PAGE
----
|Finishing my sentence, I dropped my pen, letting out a small sigh of relief. The teacher looked up sharply, "Finished, have we, Miss Voss?"
He frowned, "Well then, sit quietly and contemplate your answer to question 2. You can read it out at the end."
He went back to his work and I looked down at my paper with unseeing eyes. Giving up trying to concentrate, my attention went to the square of light from the window behind me. It was the only window in the room and had a big tree right outside it. Thinking about the window, I started to get claustrophobic. I hated not being able to see outside. Gazing at the shadow of the tree, I felt the panicky feeling rising. The urge to glance round was really strong, but I fought it, knowing that if Sir caught me turning around it'd be detention tomorrow for me. He's horribly strict like that. The panicky feeling was getting worse though, so I decided to risk it.
Turning as little of my body as I could, I glanced out, taking in the clear blue sky, the bare branches of the beautiful old tree, and the afternoon sun peeking around the window frame.
I must have looked too long though, because the next thing I know, Sir is standing in front of my desk, "Since when did ‘contemplate your answer to question 2' mean ‘gaze out of the window and kill your brain cells'?"
I looked down, "It doesn't, Sir."
"So why did you do it?" His voice was quiet; at its most dangerous. I considered my options. I could tell him about feeling sick and claustrophobic, but then he'd send me to the nurse, who'd take my temperature - which of course would be normal again - and announce I was faking it ("Detention!"). Or, I could say I simply liked the view ("Detention!"). OR, I could admit the reason why I was always staring out of windows and getting panicky when I couldn't... ("DETENTION!!")
"Well?" I shrugged. "That is not an acceptable answer!" Then dangerously low, "Look at me." I looked up to see his serious face, noting the anger in his eyes and felt my own anger rising, a hot ball of fury making it's way up my throat at the unfairness of it.
"If I catch you turning around, or not concentrating in any way one more time," The ball was in my mouth now, expanding rapidly, "I will be forced to give you a week's worth of d--"
The ball exploded, "Of what? Detention? Why? I did my work up to your ridiculously high standards, and I finished before anyone else!" My anger was suddenly stoked by all my memories of the times I'd been treated unfairly by him, "And I did contemplate my answer - while I was writing it!"
I was breathing heavily, and I could feel a familiar tingling starting in my fingertips. Sir had launched passionately into one of his long speeches on obedience, respect, blah, blah. I zoned out and focused on my own problem.
Really strong emotions like anger always forced me into a pure transformation. Most of the time, my emotions don't get strong enough and if they do I can usually calm myself down. Today however, it wasn't just recent emotions, it was all the anger I had towards the teacher finally let out.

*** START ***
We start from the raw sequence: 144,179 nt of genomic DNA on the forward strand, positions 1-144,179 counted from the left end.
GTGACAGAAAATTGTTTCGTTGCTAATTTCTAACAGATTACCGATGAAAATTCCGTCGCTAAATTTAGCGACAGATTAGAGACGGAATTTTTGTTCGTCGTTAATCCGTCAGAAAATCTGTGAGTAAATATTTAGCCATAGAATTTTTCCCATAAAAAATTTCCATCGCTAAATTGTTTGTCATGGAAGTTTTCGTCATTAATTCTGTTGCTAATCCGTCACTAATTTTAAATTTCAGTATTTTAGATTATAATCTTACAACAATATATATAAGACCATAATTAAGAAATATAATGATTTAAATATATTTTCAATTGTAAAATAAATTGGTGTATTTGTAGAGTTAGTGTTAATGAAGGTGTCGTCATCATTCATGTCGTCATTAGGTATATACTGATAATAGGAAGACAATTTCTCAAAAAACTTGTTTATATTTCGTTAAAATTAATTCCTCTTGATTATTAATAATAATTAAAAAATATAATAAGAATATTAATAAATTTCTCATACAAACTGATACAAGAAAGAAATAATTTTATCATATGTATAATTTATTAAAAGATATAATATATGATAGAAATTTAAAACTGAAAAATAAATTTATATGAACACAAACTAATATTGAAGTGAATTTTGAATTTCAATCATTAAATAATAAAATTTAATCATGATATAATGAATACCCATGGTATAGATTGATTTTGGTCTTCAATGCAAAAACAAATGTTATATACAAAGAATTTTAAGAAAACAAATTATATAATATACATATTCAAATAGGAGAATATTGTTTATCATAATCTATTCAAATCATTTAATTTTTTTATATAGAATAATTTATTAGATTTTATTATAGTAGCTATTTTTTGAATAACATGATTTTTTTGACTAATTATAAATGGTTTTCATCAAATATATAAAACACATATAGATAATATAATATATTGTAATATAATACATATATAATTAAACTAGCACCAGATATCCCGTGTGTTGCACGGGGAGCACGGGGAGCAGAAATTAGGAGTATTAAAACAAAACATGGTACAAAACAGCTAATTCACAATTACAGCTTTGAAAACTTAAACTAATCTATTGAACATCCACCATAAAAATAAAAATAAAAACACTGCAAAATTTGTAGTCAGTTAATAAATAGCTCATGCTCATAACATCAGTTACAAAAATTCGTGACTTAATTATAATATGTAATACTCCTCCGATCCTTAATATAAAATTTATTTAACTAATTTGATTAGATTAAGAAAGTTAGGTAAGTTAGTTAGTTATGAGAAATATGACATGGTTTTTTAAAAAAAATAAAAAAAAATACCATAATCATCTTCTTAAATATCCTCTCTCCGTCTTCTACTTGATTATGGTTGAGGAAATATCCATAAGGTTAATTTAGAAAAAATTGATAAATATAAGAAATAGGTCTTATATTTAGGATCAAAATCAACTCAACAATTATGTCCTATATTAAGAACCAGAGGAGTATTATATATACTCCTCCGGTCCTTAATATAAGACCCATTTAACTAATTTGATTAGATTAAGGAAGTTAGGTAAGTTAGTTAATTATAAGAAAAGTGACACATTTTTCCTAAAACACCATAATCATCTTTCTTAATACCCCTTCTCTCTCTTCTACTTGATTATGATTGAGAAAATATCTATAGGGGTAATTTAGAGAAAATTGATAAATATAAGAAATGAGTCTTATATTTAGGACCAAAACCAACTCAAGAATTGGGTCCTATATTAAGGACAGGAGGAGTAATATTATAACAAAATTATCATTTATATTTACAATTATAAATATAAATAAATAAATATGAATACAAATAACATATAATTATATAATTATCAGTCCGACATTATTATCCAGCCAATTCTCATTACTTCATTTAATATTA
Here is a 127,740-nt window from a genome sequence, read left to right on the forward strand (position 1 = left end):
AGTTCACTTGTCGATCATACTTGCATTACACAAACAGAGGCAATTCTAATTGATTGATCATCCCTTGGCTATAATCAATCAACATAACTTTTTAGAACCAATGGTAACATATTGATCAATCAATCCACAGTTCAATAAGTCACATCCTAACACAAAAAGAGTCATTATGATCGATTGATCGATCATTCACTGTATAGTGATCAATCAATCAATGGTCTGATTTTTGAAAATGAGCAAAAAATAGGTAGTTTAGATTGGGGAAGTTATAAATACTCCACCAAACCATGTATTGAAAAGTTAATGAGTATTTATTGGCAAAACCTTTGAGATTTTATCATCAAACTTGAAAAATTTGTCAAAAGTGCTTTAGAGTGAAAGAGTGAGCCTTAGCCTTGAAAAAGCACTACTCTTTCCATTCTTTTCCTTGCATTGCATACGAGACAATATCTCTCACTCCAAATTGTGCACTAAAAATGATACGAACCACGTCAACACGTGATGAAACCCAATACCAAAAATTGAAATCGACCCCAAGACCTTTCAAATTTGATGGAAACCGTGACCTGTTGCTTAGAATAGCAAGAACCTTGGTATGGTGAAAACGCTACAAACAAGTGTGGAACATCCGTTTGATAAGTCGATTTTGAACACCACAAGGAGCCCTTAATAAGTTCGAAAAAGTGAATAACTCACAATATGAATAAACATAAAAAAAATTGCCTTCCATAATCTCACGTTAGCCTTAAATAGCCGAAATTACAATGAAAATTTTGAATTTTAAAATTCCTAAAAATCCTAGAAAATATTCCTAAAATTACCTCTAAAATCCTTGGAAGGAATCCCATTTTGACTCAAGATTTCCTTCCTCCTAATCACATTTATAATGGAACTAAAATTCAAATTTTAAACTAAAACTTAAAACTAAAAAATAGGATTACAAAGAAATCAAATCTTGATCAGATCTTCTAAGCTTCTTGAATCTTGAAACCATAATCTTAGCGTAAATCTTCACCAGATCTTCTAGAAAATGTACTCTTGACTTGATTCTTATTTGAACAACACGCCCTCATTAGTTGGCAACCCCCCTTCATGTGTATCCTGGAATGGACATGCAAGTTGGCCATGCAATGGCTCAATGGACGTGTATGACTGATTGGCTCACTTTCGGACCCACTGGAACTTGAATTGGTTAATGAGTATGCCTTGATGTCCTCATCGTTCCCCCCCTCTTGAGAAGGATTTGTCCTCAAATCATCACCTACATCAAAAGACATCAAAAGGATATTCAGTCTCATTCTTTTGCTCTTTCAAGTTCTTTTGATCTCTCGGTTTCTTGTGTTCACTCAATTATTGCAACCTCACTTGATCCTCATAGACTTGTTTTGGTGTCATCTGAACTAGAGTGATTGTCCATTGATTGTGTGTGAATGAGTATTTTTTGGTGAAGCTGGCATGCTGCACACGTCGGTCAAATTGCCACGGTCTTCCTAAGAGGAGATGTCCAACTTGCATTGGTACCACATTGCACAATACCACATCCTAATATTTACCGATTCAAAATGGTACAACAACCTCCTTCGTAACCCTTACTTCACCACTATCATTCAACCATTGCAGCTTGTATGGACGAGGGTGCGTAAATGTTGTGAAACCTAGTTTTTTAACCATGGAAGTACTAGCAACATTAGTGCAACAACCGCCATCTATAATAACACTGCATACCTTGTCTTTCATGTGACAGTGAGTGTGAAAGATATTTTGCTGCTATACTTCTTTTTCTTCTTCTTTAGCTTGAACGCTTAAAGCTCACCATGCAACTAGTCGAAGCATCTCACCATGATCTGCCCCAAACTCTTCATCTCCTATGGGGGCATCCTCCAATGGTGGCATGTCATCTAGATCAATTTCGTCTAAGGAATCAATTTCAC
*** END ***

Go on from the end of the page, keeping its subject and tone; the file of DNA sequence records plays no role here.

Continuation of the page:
The whole class was watching her, thinking she looked quite annoyed. Well, why not? She'd probably get a detention for that outburst.
But there was one person who saw that she was more than just annoyed. He could tell that her anger had been stored up since her first lesson with this teacher, about 1 year ago. But, good as he was at reading her emotions, he could see that there was something else, completely unfathomable to him, that went much deeper. Then she... shimmered.
He blinked. Had he imagined that? It was like the air around her had vibrated, making her outline waver slightly. But he couldn't have imagined it; there it was again, slightly stronger this time. He looked around the room at the other students' reactions.
Then a flurry of movement made him look back at Aya, but she wasn't there. He frowned. Instead, a tiny sparrow flew up from her chair, flapping frantically, obviously terrified. It threw itself at closed window, trying to get out.
One of the more girly-girls started shrieking, and that seemed to wake Sir from some kind of stupefied trance. He strode to the window and opened it, watching the bird throw itself out and land in the tree.
I landed in the tree. Safe at last. I looked at the place I'd been trapped in. One of them was watching me closely. I blinked. Tristan. I blinked again. Memories were flooding back now. I felt like me again. I shook myself, and looked at Tristan again. Like everyone in the class, he has a shocked, confused expression on his face, but there was an undertone of hurt there, too. I should've told him. I did the bird equivalent of a deep sigh, and fluttered back in through the window, gaining pleasure in seeing Sir flinch as I flew by. Transforming back in mid-air (I'd been practising!), I landed lightly beside my desk. I calmly packed up my things, and shouldered my bag. Looking around the class, I smiled, noting their stupefied faces. My gaze landed on the mixed emotions on Tristan‘s face and my smile quickly faded. I walked to the door and, with a last ‘I'm sorry' look at him, walked out.
I took the long route home, walking slowly. I was glad that it'd been only ten minutes from the end of my last period, so that when I got home, it'd look as if I'd simply taken the short route. I doubted that Dad would be home, but I didn't want to take any chances.
A/N: I'm quite proud of this one, and I even (shock, horror) have a basic outline for the next chapter! Let me know what you thought! :) Also, I'd just like to point out that when I name my characters, I try to give them names that relate to their personality, looks, etc. But no-one ever notices!